I had a big, blog-changing post set up to go out tonight, but I couldn’t quite do it just yet! But big changes are coming soon, no doubt about it. Keep your eyes open for them.
So I went on a little manga binge this month. It was very, very bad of me, I know, but I discovered some great stuff!
Sugar Sugar Rune by Moyoco Anno- I found two volumes of Sugar Sugar Rune at Kinokuniya and decided that since I had always heard such good things about it, I would pick up a few volumes. This manga did not disappoint. This is a well-written manga about two cute witches who come to the human world (the non-magical world) to compete for the throne of the magical world. Chocolat and Vanilla are best friends, but this competition is extremely important, so they must learn to capture hearts from boys they must get to fall in love with them. Chocolat, the main character, is faced with a lot of problems since her personality rubs human boys the wrong way, but makes her the belle of the ball back home. The first two volumes have Chocolat dealing with staying true to herself, a wizard out to steal her heart and fierce competition from Vanilla. Somehow Anno makes this manga full of sugar-y references and over-the-top art plausible and not too saccharine.
I can’t wait to buy the next volumes and complete Del Rey’s run. I hope Kodansha Comics brings it back into its new lineup! Whoops! Del Rey completed the series, but I hope Kodansha considers reprinting it. Only 8 volumes though, not too bad of a commitment for an OOP series.
Sundome by Kazuto Okada is at the complete opposite end of the spectrum. It’s a manga about exploring teenage sexuality to the weirdest extremes. I picked this manga up at the suggest of Ed Sizemore after hearing his Manga Out Loud podcast on the title. There was something totally intriguing about how Ed and Melinda Beasi described what is essentially a loathsome, but very high-concept manga. It isn’t a manga for anyone who has moral scruples to get over, these teens do some deeply dirty stuff and it’s creepy on purpose. Despite that, there’s no intercourse. It’s mostly touching, watching, a nipple showing here, a nibble happening there. There’s a lot of what you’d call fanservice, but it’s mostly a vehicle for showing the desires of Hideo, who is being happily toyed with by the wily Kurumi. Hideo doesn’t mind doing the dirtiest and lowest acts he can possibly perform if it means Kurumi will give him a reward. He knows he’ll never get with Kurumi, but his very masochistic need for sexual excitement allows him to be satisfied with untying her side-tie panties or watching her pee. It sounds like a manga to avoid, but if you can handle the squick-factor, this is a manga that explores the psychology behind horny teenagers and not something that borders on kiddie porn.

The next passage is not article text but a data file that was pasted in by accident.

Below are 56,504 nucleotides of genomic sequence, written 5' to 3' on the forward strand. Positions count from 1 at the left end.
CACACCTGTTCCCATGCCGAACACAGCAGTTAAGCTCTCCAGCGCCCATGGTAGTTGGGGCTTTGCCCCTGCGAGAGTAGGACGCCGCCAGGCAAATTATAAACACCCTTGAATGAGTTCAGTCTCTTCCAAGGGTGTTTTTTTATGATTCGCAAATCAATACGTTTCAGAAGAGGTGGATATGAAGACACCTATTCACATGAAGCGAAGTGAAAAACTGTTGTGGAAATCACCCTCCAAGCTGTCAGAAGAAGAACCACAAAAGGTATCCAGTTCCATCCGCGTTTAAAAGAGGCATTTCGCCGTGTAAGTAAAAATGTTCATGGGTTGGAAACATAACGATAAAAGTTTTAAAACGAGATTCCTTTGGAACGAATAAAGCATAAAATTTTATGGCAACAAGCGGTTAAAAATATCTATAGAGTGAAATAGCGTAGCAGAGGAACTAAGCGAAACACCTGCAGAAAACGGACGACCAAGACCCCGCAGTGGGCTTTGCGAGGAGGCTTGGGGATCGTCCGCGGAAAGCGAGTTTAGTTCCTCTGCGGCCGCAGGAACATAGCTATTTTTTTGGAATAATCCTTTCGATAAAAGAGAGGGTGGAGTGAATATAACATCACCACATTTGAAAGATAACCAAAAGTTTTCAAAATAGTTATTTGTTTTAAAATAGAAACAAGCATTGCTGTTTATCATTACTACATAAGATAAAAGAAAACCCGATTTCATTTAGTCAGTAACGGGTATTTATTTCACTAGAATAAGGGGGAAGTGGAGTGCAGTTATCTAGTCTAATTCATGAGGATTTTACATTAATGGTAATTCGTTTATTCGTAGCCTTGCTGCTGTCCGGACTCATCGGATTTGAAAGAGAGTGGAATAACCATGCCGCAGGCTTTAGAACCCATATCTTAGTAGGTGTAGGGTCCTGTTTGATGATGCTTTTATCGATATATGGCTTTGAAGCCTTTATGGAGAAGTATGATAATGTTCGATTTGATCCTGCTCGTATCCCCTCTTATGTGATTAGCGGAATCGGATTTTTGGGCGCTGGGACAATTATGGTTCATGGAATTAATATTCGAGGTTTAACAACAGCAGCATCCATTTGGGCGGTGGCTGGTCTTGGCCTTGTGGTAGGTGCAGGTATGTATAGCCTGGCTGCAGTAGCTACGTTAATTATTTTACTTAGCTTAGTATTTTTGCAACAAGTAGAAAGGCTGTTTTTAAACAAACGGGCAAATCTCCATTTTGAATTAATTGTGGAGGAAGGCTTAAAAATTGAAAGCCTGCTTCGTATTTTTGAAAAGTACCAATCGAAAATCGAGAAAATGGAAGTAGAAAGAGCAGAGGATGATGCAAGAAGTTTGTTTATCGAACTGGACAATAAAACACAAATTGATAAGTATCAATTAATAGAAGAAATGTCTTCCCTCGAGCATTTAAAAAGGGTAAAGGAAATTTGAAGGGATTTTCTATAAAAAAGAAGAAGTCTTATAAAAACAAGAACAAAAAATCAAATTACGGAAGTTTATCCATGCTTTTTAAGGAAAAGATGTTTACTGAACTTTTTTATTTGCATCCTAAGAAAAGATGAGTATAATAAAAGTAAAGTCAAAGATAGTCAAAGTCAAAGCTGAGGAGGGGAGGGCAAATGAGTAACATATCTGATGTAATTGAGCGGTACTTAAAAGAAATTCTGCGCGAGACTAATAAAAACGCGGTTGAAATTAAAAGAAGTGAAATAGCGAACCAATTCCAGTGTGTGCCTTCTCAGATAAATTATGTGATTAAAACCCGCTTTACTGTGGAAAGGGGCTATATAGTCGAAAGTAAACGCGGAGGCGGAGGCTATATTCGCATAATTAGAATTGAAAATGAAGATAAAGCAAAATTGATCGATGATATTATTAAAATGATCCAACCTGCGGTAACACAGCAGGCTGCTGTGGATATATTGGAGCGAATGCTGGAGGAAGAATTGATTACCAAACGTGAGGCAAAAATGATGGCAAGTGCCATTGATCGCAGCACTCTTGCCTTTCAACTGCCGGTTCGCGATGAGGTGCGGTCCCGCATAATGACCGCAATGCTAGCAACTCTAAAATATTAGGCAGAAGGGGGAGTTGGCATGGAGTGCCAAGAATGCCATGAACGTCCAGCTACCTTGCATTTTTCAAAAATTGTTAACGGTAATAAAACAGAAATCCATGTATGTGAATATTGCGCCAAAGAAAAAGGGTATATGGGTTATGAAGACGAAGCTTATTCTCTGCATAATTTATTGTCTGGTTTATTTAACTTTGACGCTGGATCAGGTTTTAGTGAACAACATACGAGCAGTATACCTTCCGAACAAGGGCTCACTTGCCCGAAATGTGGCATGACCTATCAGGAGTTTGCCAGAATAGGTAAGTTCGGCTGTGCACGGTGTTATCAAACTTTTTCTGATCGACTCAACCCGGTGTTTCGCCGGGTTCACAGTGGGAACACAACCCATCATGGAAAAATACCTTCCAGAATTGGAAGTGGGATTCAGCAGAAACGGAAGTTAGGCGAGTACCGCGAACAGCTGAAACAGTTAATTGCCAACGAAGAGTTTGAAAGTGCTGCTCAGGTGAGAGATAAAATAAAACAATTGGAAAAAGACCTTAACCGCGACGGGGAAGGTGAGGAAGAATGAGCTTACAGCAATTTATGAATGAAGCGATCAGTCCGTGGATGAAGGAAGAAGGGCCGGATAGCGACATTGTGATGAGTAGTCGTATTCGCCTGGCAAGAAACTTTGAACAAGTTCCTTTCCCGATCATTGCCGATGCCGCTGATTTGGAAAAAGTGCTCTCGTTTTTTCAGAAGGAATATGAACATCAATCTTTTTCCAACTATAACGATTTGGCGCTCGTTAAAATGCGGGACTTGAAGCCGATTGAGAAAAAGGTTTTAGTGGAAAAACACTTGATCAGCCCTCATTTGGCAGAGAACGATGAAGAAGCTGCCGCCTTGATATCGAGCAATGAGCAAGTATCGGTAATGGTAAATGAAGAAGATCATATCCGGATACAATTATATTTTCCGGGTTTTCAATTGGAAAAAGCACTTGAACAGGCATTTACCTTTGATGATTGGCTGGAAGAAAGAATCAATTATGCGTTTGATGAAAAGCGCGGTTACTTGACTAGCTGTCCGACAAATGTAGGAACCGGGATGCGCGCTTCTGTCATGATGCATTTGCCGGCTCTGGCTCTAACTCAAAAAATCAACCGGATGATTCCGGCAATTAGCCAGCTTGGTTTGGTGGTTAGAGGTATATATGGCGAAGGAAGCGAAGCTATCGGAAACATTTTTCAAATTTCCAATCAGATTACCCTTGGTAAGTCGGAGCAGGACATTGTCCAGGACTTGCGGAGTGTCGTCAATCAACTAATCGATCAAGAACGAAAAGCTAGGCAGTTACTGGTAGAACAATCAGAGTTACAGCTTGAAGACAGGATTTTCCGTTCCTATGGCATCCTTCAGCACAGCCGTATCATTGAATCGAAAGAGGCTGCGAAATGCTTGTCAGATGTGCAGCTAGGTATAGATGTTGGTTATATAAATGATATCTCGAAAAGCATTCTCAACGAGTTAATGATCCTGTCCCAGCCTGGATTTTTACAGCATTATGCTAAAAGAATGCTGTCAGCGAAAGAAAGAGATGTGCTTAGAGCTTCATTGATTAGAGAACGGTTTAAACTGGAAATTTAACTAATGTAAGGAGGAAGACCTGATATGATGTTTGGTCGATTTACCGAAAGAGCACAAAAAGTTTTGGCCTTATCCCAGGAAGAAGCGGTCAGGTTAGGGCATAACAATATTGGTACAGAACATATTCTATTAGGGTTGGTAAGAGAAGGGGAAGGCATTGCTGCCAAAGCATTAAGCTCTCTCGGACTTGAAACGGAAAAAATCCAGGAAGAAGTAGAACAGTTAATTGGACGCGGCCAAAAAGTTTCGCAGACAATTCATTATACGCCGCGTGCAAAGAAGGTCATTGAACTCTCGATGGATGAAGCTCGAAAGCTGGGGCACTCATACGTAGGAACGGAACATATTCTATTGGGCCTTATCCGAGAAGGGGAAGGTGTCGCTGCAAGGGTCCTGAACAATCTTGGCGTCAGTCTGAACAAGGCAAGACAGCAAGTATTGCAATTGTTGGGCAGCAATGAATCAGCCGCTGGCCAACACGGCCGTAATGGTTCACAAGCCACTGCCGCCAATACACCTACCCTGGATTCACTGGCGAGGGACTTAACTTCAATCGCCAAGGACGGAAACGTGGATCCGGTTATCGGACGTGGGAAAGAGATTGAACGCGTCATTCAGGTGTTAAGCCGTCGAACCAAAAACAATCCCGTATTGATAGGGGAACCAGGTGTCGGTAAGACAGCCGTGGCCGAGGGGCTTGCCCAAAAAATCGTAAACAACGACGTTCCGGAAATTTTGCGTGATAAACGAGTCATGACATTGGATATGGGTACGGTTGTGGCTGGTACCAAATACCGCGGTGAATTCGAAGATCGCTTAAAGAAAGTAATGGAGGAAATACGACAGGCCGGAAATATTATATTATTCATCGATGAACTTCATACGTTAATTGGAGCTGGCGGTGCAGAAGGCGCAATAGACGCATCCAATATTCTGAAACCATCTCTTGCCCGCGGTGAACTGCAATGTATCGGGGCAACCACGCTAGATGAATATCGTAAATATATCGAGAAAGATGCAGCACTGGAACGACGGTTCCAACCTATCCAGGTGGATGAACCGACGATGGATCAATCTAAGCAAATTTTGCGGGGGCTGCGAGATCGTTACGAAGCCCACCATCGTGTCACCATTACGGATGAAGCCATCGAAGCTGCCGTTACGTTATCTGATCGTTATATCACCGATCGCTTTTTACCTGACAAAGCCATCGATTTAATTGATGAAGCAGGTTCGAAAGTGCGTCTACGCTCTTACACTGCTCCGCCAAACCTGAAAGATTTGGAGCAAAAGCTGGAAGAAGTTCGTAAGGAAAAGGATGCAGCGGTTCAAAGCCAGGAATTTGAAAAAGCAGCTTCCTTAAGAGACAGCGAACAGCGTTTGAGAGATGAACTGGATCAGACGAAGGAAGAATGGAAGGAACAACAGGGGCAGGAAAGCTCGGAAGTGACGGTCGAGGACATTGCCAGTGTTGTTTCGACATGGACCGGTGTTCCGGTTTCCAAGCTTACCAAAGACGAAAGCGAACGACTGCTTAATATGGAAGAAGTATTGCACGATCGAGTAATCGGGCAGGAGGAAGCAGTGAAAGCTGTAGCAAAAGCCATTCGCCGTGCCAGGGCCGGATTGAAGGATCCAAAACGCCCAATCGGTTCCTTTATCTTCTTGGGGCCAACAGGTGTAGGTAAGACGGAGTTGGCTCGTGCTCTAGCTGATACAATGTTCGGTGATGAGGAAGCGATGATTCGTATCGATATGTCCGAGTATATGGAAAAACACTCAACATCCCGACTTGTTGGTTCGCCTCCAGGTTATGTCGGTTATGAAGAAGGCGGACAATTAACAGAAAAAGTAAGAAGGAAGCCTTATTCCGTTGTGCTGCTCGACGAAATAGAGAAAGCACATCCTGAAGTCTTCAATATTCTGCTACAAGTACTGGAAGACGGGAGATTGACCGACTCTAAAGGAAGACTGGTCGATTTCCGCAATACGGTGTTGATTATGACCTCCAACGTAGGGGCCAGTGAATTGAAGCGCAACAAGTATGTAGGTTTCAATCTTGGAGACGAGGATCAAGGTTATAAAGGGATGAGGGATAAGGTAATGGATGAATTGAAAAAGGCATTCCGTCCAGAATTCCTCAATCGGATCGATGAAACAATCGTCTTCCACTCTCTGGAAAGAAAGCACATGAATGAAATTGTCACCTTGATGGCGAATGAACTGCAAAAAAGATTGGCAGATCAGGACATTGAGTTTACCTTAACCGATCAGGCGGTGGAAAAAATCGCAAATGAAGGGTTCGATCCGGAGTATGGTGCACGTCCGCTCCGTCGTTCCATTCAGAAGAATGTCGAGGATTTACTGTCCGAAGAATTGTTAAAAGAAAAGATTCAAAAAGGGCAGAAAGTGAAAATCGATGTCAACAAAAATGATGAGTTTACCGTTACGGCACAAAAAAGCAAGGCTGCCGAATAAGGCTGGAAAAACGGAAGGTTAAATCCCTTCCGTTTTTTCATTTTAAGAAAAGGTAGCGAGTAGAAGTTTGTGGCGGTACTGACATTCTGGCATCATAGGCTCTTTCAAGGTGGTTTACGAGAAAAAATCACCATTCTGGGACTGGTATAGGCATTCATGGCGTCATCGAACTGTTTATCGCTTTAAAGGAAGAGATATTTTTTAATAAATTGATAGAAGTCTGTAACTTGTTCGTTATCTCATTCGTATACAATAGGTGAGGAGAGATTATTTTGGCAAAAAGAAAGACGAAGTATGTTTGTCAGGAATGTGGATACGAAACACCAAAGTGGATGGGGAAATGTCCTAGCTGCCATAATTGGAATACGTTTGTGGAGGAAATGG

Back to something sweet, Kamisama Kiss by Julietta Suzuki is out now and already laying on the charm that Suzuki does best. Kamisama Kiss is about a girl who suddenly finds herself homeless and abandoned by an irresponsible father. Just as quickly, Nanami meets a strange man who offers her the use of his home because he has abandoned it. Upon arriving, Nanami discovers that this home is a run-down shrine full of yokai (demon-like creatures) and that she is now the shrine’s resident god. She clashes with Tomoe, a fox demon who was running the shrine in his previous master’s place, tries to go home, nearly gets killed by an onibaba (a demon hag) and then finally accepts her role as a shrine god. The final chapters end on a high note as Nanami helps answer the prayer of a catfish yokai who wants to date a human boy. Clearly this manga is going into fairly episodic stuff, but the catfish yokai story was adorable and the character designs were spot on. It doesn’t seem like it’s going to be as meaningful as Karakuri Odette, but I think Kamisama Kiss is going to shape up to be a fun shoujo manga.